Posted on 2013-Aug-07
Crown Jewels of Newspapers
Turning a blind eye to Jeff Bezos’ critical and immediate action to buy one of the most well-known newspapers run by a single family for several decades is nearly impossible. Touted as one of the crown jewels of newspapers, The Washington Post was given credit for several remarkable revelation that led to their long-living success operation in the business that has been fluctuated by declining sales.
Profitability of News Media
In the business where content leads the way and reaps income, if you can a find way to monetize and deliver the content digitally straight to your consumer’s eReading devices, what can possibly hold you back? We blogged how companies can sell their non-fiction content in Kindle Store a few months ago. According to our previous finding, The New York Times for Kindle Edition was crowned as the top winner in its Kindle newspaper subgenre. They remain to be the winner at the time of writing.
The Man with a Native Digital Background
How does Jeff Bezos’ latest move translate into the digital publication world? The New York Times aptly quotes the analysis from Alan D. Mutter, a newspaper consultant, how the ecommerce mogul is more likely to fit the modern scenario of providing content to consumers. According to Mutter’s blog, he seems to praise the idea of having someone “with a native digital background” lead the traditional newspaper business rather than repeating the cycle of approaching “an old-time businessman” who would try to restore The Post to its earlier heyday and treat it ‘like 1953 Plymouths in Cuba.”
“The Ablest CEO in America”
While this investment may seem personal for “the ablest CEO in America,” we should pay close attention what the future changes will be brought to the business. Considering the amount of success the New York Times application for Kindle has garnered, currently listed as #44 Paid in Kindle Store and #1 in Kindle Newspaper subgenre, there is a profitable future for non-fiction content.
Although The Washington Post for Kindle does not rank far behind in terms of subgenre, to be able to catch up with its competitor’s achievement on the overall best sellers rank, currently #408 Paid in Kindle Store, needs an uphill battle to overturn its disadvantage.
The Dwindling Sales
On the one hand, the declining daily circulation of prints could be one of the deciding factors that posts bleeding loss under The Grahams’ guidance. According to the Alliance for Audited Media as quoted by The New York Times, the daily circulation has significantly dwindled more than half (approx. 57%) from its peaked 832,332 average daily subscribers to 474,767 subscribers since 1993. On the other hand, the personal friendship between Jeff Bezos and Donald Graham, The Washington Post Co.’s CEO, is close. Graham, according to The Washington Post, told Bezos how to feature newspaper on its Kindle eReader.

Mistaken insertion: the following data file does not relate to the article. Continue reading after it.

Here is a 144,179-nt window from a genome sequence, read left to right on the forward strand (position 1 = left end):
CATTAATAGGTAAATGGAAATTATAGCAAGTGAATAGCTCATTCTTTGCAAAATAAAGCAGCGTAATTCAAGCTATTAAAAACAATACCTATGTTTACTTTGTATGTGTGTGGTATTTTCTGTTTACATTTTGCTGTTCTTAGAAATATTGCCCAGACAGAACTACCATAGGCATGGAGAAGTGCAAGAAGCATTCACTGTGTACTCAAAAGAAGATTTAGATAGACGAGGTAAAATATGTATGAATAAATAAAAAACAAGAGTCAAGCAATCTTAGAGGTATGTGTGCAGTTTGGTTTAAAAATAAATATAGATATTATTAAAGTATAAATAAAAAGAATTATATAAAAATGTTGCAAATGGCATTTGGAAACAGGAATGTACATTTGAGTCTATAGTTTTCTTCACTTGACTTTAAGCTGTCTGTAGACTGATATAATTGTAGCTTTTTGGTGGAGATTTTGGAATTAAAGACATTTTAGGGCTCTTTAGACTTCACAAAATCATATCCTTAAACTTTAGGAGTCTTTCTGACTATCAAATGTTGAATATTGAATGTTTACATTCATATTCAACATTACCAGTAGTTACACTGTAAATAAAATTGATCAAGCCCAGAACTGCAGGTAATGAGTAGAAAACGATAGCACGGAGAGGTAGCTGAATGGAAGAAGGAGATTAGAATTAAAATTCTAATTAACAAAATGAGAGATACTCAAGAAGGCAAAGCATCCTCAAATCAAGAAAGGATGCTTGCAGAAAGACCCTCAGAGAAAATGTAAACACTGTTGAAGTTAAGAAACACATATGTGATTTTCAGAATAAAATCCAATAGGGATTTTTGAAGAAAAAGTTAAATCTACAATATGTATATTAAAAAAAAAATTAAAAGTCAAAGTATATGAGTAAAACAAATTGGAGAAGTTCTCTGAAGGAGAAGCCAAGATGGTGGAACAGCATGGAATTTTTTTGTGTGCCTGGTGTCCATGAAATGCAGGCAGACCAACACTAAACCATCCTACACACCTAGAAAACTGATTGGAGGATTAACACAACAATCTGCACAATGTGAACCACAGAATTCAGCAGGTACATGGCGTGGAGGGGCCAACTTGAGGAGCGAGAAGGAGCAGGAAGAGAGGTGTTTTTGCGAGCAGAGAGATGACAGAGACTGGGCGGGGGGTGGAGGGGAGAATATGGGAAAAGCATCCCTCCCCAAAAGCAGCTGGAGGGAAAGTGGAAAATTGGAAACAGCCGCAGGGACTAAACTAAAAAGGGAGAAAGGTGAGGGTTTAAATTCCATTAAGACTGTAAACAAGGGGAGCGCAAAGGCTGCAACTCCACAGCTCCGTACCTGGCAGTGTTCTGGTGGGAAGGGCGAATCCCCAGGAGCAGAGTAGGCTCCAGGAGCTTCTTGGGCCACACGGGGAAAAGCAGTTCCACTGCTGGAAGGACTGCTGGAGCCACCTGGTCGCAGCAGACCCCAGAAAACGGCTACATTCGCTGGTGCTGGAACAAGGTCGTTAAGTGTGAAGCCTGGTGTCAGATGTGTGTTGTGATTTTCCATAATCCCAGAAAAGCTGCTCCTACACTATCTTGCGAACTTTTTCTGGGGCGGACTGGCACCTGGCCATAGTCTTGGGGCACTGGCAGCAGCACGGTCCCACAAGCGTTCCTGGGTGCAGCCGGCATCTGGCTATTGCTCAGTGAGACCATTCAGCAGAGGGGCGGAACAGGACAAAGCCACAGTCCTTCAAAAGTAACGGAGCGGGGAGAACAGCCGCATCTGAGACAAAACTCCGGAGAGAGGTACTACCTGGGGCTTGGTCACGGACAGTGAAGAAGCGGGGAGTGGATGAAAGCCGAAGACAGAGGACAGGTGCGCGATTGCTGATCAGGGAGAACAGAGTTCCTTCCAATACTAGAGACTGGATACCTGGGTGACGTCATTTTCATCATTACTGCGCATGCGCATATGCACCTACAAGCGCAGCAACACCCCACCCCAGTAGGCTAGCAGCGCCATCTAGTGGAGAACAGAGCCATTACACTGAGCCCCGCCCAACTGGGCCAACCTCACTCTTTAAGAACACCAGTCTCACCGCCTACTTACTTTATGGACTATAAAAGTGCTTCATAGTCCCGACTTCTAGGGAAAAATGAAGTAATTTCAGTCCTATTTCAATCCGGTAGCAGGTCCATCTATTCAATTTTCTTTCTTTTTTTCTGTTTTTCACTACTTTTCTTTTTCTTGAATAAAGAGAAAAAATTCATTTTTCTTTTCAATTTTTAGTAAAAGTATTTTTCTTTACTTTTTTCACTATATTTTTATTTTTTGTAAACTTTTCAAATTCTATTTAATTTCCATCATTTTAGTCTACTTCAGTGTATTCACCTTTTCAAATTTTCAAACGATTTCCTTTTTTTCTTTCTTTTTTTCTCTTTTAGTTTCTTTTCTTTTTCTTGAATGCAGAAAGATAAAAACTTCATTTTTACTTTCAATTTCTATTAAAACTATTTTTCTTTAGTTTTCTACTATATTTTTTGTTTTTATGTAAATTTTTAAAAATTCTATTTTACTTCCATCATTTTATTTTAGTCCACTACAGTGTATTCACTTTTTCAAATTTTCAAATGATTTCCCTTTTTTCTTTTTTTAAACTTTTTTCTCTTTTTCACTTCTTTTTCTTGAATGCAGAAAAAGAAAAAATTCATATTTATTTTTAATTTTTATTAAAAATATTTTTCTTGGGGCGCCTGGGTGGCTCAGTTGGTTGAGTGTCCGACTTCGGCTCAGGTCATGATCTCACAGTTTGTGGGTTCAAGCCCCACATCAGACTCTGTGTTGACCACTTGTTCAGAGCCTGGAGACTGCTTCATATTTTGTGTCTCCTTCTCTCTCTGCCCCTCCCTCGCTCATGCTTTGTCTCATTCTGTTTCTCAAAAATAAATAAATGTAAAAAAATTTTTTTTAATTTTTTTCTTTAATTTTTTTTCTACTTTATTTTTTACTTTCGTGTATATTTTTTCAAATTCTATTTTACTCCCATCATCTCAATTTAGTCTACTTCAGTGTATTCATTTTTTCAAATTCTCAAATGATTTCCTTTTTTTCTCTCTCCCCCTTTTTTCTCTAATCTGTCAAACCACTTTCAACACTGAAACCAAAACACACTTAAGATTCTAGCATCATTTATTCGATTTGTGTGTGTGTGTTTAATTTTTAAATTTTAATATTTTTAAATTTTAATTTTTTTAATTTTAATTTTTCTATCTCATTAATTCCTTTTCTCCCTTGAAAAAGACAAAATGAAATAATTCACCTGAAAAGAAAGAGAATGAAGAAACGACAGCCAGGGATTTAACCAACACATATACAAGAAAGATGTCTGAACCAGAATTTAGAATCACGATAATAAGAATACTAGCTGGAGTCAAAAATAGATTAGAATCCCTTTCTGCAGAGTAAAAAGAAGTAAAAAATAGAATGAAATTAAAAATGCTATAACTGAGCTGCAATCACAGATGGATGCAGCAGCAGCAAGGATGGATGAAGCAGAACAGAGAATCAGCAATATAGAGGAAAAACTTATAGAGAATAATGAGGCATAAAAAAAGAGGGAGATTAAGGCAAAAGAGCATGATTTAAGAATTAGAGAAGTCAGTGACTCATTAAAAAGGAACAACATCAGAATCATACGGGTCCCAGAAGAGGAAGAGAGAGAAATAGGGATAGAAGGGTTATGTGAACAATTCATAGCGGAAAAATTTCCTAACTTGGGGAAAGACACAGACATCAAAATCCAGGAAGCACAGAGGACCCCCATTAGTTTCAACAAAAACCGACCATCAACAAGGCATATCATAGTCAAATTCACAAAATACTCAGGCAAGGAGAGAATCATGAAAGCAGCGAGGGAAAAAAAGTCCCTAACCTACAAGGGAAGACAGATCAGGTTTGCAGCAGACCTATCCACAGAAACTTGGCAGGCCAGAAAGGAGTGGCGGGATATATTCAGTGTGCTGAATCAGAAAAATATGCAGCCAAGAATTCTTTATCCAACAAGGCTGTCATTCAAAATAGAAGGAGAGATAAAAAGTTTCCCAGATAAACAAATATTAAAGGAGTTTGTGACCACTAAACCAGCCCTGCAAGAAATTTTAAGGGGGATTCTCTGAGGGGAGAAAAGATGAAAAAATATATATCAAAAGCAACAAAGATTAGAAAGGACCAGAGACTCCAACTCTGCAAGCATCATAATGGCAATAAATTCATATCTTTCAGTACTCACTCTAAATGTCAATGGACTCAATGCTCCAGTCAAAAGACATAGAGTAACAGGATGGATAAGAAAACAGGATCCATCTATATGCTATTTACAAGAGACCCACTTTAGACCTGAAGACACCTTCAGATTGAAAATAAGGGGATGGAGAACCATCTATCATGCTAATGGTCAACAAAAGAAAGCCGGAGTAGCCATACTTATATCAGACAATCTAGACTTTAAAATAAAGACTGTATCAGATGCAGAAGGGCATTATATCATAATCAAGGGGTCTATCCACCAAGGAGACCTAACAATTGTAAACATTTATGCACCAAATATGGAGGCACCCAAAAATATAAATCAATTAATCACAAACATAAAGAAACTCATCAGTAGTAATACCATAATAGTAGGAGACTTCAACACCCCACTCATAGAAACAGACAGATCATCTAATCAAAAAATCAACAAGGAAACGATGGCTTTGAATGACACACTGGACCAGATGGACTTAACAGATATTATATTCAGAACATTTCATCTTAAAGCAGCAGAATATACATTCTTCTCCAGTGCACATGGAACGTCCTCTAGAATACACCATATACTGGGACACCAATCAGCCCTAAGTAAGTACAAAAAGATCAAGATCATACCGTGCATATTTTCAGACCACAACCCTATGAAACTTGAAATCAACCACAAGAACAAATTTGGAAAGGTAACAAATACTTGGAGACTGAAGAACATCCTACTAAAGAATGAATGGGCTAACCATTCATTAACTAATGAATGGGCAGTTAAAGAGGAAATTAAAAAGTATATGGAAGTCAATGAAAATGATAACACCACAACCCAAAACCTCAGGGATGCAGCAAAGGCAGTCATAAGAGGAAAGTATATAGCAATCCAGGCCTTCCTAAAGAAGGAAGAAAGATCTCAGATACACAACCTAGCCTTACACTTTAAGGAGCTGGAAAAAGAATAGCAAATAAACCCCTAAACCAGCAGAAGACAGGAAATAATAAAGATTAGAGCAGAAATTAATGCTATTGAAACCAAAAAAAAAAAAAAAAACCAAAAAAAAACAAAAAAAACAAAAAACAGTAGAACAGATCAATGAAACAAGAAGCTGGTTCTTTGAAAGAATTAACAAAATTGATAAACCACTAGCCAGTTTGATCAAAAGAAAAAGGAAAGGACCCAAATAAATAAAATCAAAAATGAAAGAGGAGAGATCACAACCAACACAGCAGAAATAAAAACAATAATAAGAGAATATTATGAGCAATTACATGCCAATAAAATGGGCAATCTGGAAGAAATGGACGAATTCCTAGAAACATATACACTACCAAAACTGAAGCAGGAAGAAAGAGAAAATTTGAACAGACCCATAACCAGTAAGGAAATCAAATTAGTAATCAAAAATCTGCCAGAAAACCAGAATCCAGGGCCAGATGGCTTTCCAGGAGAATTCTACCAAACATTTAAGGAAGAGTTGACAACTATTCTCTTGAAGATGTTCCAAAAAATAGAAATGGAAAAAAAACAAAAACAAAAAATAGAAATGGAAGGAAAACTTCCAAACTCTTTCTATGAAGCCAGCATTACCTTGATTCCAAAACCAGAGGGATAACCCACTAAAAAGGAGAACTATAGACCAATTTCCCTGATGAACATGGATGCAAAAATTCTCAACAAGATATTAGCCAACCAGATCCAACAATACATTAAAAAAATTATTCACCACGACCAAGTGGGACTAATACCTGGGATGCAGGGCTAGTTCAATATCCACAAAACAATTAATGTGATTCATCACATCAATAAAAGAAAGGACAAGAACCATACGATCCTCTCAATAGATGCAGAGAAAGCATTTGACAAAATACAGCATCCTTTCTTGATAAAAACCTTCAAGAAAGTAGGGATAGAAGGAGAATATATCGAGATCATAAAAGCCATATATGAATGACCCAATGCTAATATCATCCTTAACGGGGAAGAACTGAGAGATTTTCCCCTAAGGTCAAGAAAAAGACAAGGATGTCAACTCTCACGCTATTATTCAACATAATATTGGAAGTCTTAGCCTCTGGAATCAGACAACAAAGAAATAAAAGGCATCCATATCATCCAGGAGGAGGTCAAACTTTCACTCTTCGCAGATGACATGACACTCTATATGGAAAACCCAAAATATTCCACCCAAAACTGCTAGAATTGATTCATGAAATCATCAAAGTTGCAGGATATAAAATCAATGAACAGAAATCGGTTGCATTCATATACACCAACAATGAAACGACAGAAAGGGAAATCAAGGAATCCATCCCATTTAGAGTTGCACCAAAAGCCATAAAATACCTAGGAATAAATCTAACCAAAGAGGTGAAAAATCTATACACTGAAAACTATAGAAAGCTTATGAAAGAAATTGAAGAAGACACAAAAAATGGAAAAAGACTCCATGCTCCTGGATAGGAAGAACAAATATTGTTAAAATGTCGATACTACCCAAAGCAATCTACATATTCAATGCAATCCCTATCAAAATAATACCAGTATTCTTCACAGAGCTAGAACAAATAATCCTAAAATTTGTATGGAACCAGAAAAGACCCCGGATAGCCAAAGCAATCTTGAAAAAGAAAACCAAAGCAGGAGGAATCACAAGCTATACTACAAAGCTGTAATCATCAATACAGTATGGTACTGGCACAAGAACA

You’ve Got a Friend
Perhaps, there is no need to reemphasize how the net worth of Amazon’s CEO could resuscitate the newspaper’s struggle to keep up with their competitors. Despite his rare appearance in the media, the $250 million purchase of The Washington Post catapults him into the front page in every corner of the WWW. One article from Wired, however, tries to speculate the more concretized motives why Bezos wants to own a newspaper business. Apart from “doing his buddy a favor,” he may want to leave the bigger fingerprints in the region-Washington-and eye short-term profit from the subscription business model.
The Evolving Digital Journalism
Bezos’ letter to The Washington Post’s employees otherwise shows optimism to work harmoniously with the same management team and addresses the significant role of journalism in a free society. The change will essential when “the Internet is transforming almost every element of the news business.” Decent example can be seen in the recently published interview with the U.S. president that is climbing the free best sellers chart. This interview is a part of Kindle Singles that proves to compete well with popular fiction titles. The internet does transform the way readers consume their content on a daily basis.
Whatever Bezos’ purchase motives are, we might start to see new changes being implemented to upgrade how content is delivered directly to consumers digitally. Instead of reading the purchase on printed paper, you and I end up reading and rereading all the bits and pieces on the world wide web and some on their subscribed application on eReader.
“I’m encouraged that the paper will be in the hands of a successful businessperson who understands the world of technology as well as anyone,” said the recently appointed editor, Martin Baron, who expressed his optimistic about the future changes in The Washington Post.
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